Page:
Grow Your Own Healthy Sugar Substitute: The Sweet Herb Stevia
The herb stevia is an excellent sugar substitute for people who have diabetes. Consuming it does not raise glucose levels and it contains no calories.
Anyone can enjoy adding fresh stevia leaves to a hot beverage by keeping a stevia plant on the windowsill. People who enjoy gardening can easily create a supply of powdered stevia by growing several plants to maturity and then harvesting, drying and crushing the leaves.
By most accounts, growing stevia from seeds is tricky. Unless you have a set-up at home for germinating seeds, as well as some passion for gardening, you will want to purchase stevia plants from a greenhouse or find someone who has stevia plants and is willing to give you cuttings.
Stevia Growing Basics
Stevia rebaudiana plants can be grown in containers, raised beds, or backyard plots. Gardeners should place them about 10 to 12 inches apart in sandy soil for good drainage. They prefer a neutral pH. In northern states, the plant grows best in full sunlight, whether sitting in a window or parked in a garden row. Farther south, they like a few hours of shade during the hot months or to be planted in filtered light.
This herb, which is a perennial in South America, cannot handle frost or cold soil. The roots are shallow, so seasoned growers suggest mulching around them to maintain moisture. Watering with a drip or soaker hose is recommended to avoid soggy soil. Enriching the loam from a compost pile or with a high nitrogen fertilizer will help the plant flourish.
Stevia Harvesting Basics
Harvesting fresh stevia leaves during the summer months to sweeten drinks should be done sparingly and from the outer branches. To reap this herb at its sweetest, the fall harvest should be done just before the plant flowers, usually in September or October. The plants can be dried either naturally (air dried) or in a dehydrator, after which the leaves are ground to a fine powder using a food processor or coffee grinder.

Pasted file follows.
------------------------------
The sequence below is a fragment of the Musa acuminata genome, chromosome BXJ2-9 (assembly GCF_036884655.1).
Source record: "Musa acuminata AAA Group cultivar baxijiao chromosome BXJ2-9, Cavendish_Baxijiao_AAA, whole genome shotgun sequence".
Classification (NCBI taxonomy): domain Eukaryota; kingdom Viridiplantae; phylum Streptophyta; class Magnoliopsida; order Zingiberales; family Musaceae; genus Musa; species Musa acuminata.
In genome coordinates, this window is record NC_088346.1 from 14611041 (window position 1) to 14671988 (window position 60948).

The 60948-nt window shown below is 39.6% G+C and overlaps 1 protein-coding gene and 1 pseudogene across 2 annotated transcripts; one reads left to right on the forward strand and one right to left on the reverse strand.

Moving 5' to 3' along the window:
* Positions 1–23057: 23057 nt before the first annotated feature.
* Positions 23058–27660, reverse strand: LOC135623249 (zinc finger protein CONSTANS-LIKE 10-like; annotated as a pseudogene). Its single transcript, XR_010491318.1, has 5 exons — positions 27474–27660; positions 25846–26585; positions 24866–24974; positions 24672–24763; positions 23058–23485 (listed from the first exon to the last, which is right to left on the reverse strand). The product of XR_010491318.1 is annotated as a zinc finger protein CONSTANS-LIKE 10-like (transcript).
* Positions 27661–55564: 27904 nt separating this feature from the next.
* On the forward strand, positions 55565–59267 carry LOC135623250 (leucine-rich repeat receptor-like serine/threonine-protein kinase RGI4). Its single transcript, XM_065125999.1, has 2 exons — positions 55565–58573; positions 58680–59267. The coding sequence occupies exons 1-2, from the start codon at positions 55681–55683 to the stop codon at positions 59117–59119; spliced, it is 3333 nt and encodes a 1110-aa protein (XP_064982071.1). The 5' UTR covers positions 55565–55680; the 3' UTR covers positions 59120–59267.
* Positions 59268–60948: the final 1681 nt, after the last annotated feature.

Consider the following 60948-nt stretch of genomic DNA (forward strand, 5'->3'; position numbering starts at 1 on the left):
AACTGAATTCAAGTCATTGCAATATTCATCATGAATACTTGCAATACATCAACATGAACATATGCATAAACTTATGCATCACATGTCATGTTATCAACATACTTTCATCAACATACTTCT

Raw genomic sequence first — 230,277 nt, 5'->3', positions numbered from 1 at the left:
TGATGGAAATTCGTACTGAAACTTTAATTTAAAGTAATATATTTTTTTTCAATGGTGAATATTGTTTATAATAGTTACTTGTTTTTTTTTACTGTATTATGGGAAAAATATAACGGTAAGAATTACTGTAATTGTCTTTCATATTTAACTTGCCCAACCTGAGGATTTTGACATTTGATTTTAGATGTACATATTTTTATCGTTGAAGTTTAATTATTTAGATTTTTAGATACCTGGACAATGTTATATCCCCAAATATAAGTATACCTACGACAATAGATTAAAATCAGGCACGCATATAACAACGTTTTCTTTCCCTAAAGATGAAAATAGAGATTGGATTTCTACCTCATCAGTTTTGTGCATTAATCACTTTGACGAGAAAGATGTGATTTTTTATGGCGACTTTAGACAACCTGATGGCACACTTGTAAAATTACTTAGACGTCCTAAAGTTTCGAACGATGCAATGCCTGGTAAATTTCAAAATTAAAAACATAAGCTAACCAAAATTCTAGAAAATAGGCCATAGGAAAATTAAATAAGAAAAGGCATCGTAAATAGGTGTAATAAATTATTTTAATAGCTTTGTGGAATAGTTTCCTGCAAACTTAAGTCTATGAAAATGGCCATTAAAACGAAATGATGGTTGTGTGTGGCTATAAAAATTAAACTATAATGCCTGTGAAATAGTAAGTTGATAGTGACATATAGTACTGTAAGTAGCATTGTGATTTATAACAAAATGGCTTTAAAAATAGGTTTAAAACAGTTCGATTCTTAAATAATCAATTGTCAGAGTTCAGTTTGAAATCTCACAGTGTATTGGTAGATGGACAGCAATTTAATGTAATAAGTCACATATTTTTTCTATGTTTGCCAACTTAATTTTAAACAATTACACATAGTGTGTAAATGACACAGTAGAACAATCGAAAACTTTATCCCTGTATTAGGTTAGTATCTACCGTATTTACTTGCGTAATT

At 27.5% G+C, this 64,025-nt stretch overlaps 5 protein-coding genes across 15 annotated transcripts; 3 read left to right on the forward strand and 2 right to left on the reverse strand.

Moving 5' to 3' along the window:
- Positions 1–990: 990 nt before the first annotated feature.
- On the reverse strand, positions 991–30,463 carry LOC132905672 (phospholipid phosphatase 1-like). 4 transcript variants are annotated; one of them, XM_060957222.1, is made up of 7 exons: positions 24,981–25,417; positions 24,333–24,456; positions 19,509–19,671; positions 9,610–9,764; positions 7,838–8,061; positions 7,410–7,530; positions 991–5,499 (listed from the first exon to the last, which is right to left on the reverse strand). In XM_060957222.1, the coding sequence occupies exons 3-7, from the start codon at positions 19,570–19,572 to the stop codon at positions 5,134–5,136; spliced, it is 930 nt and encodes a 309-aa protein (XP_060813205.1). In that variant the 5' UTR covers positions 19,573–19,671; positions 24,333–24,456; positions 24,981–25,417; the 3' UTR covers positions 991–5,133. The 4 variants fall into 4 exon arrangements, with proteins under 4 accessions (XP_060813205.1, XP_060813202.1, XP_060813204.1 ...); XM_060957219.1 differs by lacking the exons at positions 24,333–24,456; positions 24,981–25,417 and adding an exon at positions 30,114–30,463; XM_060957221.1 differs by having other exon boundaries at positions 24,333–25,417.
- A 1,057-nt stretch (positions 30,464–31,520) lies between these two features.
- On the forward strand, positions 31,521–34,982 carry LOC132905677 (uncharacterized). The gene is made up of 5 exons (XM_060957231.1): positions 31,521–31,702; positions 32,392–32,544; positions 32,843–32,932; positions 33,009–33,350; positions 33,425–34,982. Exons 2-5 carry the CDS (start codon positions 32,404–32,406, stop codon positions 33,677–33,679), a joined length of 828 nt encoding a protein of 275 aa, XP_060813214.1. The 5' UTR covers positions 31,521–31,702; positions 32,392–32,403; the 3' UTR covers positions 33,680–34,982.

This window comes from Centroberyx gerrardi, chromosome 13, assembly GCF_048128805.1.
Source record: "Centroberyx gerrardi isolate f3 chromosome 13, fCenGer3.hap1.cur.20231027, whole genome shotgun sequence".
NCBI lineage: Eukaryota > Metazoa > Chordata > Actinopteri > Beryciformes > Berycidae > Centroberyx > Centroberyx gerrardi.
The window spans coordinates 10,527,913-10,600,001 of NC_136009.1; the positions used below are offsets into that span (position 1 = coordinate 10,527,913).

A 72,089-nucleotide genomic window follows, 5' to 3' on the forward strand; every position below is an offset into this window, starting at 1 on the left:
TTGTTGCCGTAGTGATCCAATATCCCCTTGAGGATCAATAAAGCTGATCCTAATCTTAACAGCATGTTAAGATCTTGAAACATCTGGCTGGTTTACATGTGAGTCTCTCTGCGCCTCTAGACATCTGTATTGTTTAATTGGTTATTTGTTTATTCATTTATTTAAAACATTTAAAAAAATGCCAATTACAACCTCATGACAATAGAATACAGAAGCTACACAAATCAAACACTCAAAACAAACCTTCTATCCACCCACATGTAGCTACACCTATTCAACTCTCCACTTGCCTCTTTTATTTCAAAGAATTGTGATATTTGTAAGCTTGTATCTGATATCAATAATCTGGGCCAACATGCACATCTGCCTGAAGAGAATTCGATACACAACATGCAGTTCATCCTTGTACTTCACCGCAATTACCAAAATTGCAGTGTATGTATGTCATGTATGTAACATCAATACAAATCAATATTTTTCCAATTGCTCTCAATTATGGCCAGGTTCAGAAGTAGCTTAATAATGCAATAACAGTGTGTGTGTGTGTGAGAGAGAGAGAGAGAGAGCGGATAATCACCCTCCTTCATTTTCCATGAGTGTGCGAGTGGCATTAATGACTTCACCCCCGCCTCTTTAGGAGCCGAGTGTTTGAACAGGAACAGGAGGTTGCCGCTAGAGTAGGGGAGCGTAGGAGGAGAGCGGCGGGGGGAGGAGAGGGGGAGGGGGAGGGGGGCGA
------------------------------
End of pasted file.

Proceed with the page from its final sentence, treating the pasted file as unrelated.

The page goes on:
Before frost sets in, stevia plants can be repotted and brought indoors. Although the plant may look done for, the roots remain alive. Given sunlight and adequate water, the plants will survive the winter and thrive.
You can also take cuttings from this year's stevia plants to root for use next year. Dip them in a rooting compound and pot in moist soil. Keep the container on a sunny windowsill throughout the winter.
Seven Stevia Tips
- High-quality stevia seeds can be germinated using indoor lights; allow seven to eight weeks. Only dark brown or black seeds are viable.
- Stevia plants prefer a soil depth of about eight to 12 inches.
- Water when the soil feels dry to the touch.
- Pinch the growing tips of the plants every two to three weeks to ensure compact, dense foliage and healthy growth.
- To dry the herb you can bundle the stems (bundles should be less than one inch in diameter) and hang them upside down in a dry, warm, and preferably drafty place; strip the leaves off after drying.
- Place ground stevia leaves in airtight containers; store in a dark, dry area.
- You can make a liquid sweetener from crushed leaves by steeping 1/4 cup leaves in a cup of warm water for 24 hours. Strain, and store liquid in the refrigerator.
Approximately two to three teaspoons of stevia powder provide the sweetness of one cup sugar. It will take some experimentation to find out how much stevia is just right in your cup of tea or coffee. Cooking or baking with stevia as a sugar substitute will affect the texture of the finished product. You will again have to experiment or find recipes that are already stevia-tested.